This laser mechanically shatters the pigment of the tattoo, which is dispersed through the skin and carried away by other cells. While the surface of the skin isn’t broken as a result of treatment with the Pulsed Dye Laser, there may be some pigment exiting through the surface of the skin with the Ruby Laser.
Patients who want tattoos removed by the Ruby Laser must pay for the treatment themselves. These fees, the same as those for other cosmetic services, are used to offset the costs involved with operating the equipment. States Brad Campbell, "Cosmetic services, such as tattoo removal, are a significant part of making this a viable service, enabling greater service to others who require treatment for noncosmetic reasons."
The tattoo removal service isn’t in place to make people think that tattoos are temporary. It usually takes six or more treatments to remove a tattoo, and complete removal cannot be guaranteed.
However, having a tattoo removed can be a great relief to some people. "I am so glad that this is possible," says Jill Hamelin who is in the process of having a tattoo removed from her left shoulder. "I hate wearing sleeveless tops right now, and always get asked what my tattoo says. I will be so happy when it’s gone."
There is some discomfort associated with the Ruby Laser treatment, and there may be bruising or blistering for a brief time after each treatment. However, even with this treatment there is less than a five percent chance of scarring.

Specialized Training Important (Return to Contents)

USING THE LASER MACHINES REQUIRES SKILL and a solid understanding of the principles behind it. Dr. Lui received special training in laser surgery at Harvard Medical School, training in advanced dermatologic laser therapy.
The Lions Laser Skin Centre more fully rounds out the academic program in dermatology at UBC. Since there is a very close relationship between VGH, the University of British Columbia, and the B.C. Cancer Agency, locating the Lions Laser Skin Centre within the VGH Skin Care Centre provides an ideal setting for clinical training of medical students in dermatology. The close physical proximity of these institutions adds to an already positive situation.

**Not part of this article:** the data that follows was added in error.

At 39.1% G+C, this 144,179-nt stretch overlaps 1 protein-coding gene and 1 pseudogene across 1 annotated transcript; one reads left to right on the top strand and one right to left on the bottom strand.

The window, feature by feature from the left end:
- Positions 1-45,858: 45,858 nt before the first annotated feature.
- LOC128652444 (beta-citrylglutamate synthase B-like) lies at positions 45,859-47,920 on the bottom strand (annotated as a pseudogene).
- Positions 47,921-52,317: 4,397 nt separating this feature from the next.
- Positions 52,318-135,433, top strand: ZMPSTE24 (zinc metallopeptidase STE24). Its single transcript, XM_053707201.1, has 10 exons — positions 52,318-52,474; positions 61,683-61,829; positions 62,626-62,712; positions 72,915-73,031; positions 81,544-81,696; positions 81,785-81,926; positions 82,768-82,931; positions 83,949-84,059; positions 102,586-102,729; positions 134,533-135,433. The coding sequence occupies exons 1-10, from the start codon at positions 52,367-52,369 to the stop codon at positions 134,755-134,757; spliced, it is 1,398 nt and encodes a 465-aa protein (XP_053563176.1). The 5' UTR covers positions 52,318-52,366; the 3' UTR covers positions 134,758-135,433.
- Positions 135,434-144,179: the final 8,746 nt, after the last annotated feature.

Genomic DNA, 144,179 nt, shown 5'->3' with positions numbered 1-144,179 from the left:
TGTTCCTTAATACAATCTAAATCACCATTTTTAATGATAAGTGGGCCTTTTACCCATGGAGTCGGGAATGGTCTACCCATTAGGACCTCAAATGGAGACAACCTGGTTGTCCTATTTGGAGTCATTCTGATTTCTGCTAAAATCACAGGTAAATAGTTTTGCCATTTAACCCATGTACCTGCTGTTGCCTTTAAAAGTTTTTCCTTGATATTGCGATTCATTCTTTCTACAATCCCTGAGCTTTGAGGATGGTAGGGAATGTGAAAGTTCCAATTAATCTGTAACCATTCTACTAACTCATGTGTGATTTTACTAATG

"In order to keep abreast of current technology and procedures, laser training should be a strong component of a dermatology program," says Dr. Lui. "We have an incredible opportunity to become the leading skin care centre in the country, and one of the top centres in North America."

Lasers for the Future (Return to Contents)

LASER TREATMENT IS POISED ON THE BRINK of exciting new challenges and opportunities in health care. Dr. Lui enthuses, "I think we’re at the point where the possibilities with lasers are huge. We’re working on some things right now in regards to targeting diseases by using drugs in combination with lasers, and down the road who knows what we’ll be able to do." Future possibilities include treating things like warts and psoriasis with lasers. There are even studies being done on using lasers to stimulate hair growth.
With the most up-to-date equipment available right now, the Lions Laser Skin Centre at VGH is well equipped to serve people for many years to come. "Our intention is to ensure that the laser equipment is kept current," says Bill Townsend. "If that means buying new machines down the road, then we will definitely explore that possibility."
For now, though, patients are comfortable with the care they are receiving and are excited about the possibilities the laser treatment offers. Dr. Lui says, "There are some people who have led really sheltered lives because of a port wine stain on their face. Some don’t even want us as doctors to really look at it. However, with the laser treatment offering them the possibility of living without a purple mark splashed across their face, many of these people are finally willing to talk about it."
Patients like Kate and Rebecca, who haven’t felt traumatized by their birthmarks but who want Murray Martin, Van. Hosp.; Scott Mears, BC Lions Soc.; Rohit Mehta, Int. Lions live without them can now do so without fear of much pain or the possibility of scarring. "I have a lot of confidence in Dr. Lui, who is treating me," says Kate. "He lets me asks questions and really makes me feel at ease which is so important with such a new procedure. It’s nice to know I don’t have to live with this purple mark on my face anymore. I’ve had it for long enough, and now I’m ready to try life without it."
VGH is fortunate to have the opportunity to offer a laser program of this kind. VGH President and CEO Murray Martin emphasizes this by pointing out, "The persistence of the Lions, and their recognition of the invaluable service this program will provide to people with port wine stains, and other marks on the skin, is what has seen this project to fruition. They really deserve the credit for this program becoming a reality for the people of B.C."
Laser surgery is a groundbreaking form of health care service that is paving the way for the future. It combines complex technology with the ease of ambulatory care, and most importantly helps improve the quality of life for the thousands of patients who will use the service.

Return to Top (Original text appeared in Vancouver Hospital's Lifeline 8(1), Spring 1993.)